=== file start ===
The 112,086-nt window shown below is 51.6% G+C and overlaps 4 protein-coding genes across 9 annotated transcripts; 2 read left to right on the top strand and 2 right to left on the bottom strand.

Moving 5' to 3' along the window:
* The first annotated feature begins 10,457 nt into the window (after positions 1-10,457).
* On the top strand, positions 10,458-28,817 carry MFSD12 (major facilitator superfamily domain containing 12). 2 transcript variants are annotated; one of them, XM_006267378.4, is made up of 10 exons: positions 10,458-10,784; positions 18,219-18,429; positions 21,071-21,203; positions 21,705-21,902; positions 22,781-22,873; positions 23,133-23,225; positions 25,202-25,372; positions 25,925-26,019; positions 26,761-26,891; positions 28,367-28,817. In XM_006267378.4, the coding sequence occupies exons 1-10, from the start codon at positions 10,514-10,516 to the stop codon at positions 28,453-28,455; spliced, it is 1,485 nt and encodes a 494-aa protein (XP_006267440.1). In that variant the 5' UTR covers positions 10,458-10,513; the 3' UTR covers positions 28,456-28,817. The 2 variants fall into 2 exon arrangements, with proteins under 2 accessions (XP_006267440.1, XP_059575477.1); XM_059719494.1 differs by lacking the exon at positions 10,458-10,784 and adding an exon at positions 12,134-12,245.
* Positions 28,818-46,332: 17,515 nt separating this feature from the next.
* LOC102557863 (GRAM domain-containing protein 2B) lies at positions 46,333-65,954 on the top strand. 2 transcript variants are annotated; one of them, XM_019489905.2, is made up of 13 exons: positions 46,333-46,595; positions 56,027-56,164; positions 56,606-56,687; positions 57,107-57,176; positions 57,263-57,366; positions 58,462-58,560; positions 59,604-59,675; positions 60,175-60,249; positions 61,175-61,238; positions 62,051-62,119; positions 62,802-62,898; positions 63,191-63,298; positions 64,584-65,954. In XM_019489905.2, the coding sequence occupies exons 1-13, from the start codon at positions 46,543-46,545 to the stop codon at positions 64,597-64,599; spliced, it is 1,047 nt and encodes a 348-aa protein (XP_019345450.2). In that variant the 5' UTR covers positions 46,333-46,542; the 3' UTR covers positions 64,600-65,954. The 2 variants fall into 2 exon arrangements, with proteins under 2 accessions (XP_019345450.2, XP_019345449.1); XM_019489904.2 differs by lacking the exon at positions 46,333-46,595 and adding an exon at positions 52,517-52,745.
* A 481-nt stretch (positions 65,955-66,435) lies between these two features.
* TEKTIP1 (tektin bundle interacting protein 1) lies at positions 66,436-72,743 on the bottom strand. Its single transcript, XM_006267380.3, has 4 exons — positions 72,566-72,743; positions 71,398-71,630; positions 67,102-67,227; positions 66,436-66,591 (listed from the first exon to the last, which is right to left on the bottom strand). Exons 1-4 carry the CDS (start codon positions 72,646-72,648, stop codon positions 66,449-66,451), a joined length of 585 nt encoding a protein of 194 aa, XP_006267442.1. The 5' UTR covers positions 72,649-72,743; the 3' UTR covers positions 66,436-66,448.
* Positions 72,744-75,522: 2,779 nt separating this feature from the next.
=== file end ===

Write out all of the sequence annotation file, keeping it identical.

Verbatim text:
The 112,086-nt window shown below is 51.6% G+C and overlaps 4 protein-coding genes across 9 annotated transcripts; 2 read left to right on the top strand and 2 right to left on the bottom strand.

Moving 5' to 3' along the window:
* The first annotated feature begins 10,457 nt into the window (after positions 1-10,457).
* On the top strand, positions 10,458-28,817 carry MFSD12 (major facilitator superfamily domain containing 12). 2 transcript variants are annotated; one of them, XM_006267378.4, is made up of 10 exons: positions 10,458-10,784; positions 18,219-18,429; positions 21,071-21,203; positions 21,705-21,902; positions 22,781-22,873; positions 23,133-23,225; positions 25,202-25,372; positions 25,925-26,019; positions 26,761-26,891; positions 28,367-28,817. In XM_006267378.4, the coding sequence occupies exons 1-10, from the start codon at positions 10,514-10,516 to the stop codon at positions 28,453-28,455; spliced, it is 1,485 nt and encodes a 494-aa protein (XP_006267440.1). In that variant the 5' UTR covers positions 10,458-10,513; the 3' UTR covers positions 28,456-28,817. The 2 variants fall into 2 exon arrangements, with proteins under 2 accessions (XP_006267440.1, XP_059575477.1); XM_059719494.1 differs by lacking the exon at positions 10,458-10,784 and adding an exon at positions 12,134-12,245.
* Positions 28,818-46,332: 17,515 nt separating this feature from the next.
* LOC102557863 (GRAM domain-containing protein 2B) lies at positions 46,333-65,954 on the top strand. 2 transcript variants are annotated; one of them, XM_019489905.2, is made up of 13 exons: positions 46,333-46,595; positions 56,027-56,164; positions 56,606-56,687; positions 57,107-57,176; positions 57,263-57,366; positions 58,462-58,560; positions 59,604-59,675; positions 60,175-60,249; positions 61,175-61,238; positions 62,051-62,119; positions 62,802-62,898; positions 63,191-63,298; positions 64,584-65,954. In XM_019489905.2, the coding sequence occupies exons 1-13, from the start codon at positions 46,543-46,545 to the stop codon at positions 64,597-64,599; spliced, it is 1,047 nt and encodes a 348-aa protein (XP_019345450.2). In that variant the 5' UTR covers positions 46,333-46,542; the 3' UTR covers positions 64,600-65,954. The 2 variants fall into 2 exon arrangements, with proteins under 2 accessions (XP_019345450.2, XP_019345449.1); XM_019489904.2 differs by lacking the exon at positions 46,333-46,595 and adding an exon at positions 52,517-52,745.
* A 481-nt stretch (positions 65,955-66,435) lies between these two features.
* TEKTIP1 (tektin bundle interacting protein 1) lies at positions 66,436-72,743 on the bottom strand. Its single transcript, XM_006267380.3, has 4 exons — positions 72,566-72,743; positions 71,398-71,630; positions 67,102-67,227; positions 66,436-66,591 (listed from the first exon to the last, which is right to left on the bottom strand). Exons 1-4 carry the CDS (start codon positions 72,646-72,648, stop codon positions 66,449-66,451), a joined length of 585 nt encoding a protein of 194 aa, XP_006267442.1. The 5' UTR covers positions 72,649-72,743; the 3' UTR covers positions 66,436-66,448.
* Positions 72,744-75,522: 2,779 nt separating this feature from the next.